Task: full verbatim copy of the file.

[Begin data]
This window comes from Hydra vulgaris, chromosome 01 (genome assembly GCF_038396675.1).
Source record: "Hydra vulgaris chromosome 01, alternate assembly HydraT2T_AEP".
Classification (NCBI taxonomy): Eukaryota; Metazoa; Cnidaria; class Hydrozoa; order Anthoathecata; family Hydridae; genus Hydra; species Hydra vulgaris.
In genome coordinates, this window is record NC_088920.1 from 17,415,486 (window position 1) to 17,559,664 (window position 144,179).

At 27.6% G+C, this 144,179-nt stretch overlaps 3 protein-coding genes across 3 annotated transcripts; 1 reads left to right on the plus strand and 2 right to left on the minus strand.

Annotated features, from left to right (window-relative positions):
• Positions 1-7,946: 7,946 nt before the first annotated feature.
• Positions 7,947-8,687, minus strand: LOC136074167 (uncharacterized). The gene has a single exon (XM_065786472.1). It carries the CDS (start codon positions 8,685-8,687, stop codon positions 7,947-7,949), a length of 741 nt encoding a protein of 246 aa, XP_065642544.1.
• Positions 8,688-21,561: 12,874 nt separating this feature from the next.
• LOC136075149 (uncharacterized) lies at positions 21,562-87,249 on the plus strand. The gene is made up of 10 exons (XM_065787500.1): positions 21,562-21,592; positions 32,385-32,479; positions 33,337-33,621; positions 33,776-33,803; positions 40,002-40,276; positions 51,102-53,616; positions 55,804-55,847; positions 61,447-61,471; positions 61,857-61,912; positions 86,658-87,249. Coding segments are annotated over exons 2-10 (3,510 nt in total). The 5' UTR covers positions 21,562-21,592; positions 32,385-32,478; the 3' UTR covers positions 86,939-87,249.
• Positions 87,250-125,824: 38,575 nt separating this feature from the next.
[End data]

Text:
This window comes from Hydra vulgaris, chromosome 01 (genome assembly GCF_038396675.1).
Source record: "Hydra vulgaris chromosome 01, alternate assembly HydraT2T_AEP".
Classification (NCBI taxonomy): Eukaryota; Metazoa; Cnidaria; class Hydrozoa; order Anthoathecata; family Hydridae; genus Hydra; species Hydra vulgaris.
In genome coordinates, this window is record NC_088920.1 from 17,415,486 (window position 1) to 17,559,664 (window position 144,179).

At 27.6% G+C, this 144,179-nt stretch overlaps 3 protein-coding genes across 3 annotated transcripts; 1 reads left to right on the plus strand and 2 right to left on the minus strand.

Annotated features, from left to right (window-relative positions):
• Positions 1-7,946: 7,946 nt before the first annotated feature.
• Positions 7,947-8,687, minus strand: LOC136074167 (uncharacterized). The gene has a single exon (XM_065786472.1). It carries the CDS (start codon positions 8,685-8,687, stop codon positions 7,947-7,949), a length of 741 nt encoding a protein of 246 aa, XP_065642544.1.
• Positions 8,688-21,561: 12,874 nt separating this feature from the next.
• LOC136075149 (uncharacterized) lies at positions 21,562-87,249 on the plus strand. The gene is made up of 10 exons (XM_065787500.1): positions 21,562-21,592; positions 32,385-32,479; positions 33,337-33,621; positions 33,776-33,803; positions 40,002-40,276; positions 51,102-53,616; positions 55,804-55,847; positions 61,447-61,471; positions 61,857-61,912; positions 86,658-87,249. Coding segments are annotated over exons 2-10 (3,510 nt in total). The 5' UTR covers positions 21,562-21,592; positions 32,385-32,478; the 3' UTR covers positions 86,939-87,249.
• Positions 87,250-125,824: 38,575 nt separating this feature from the next.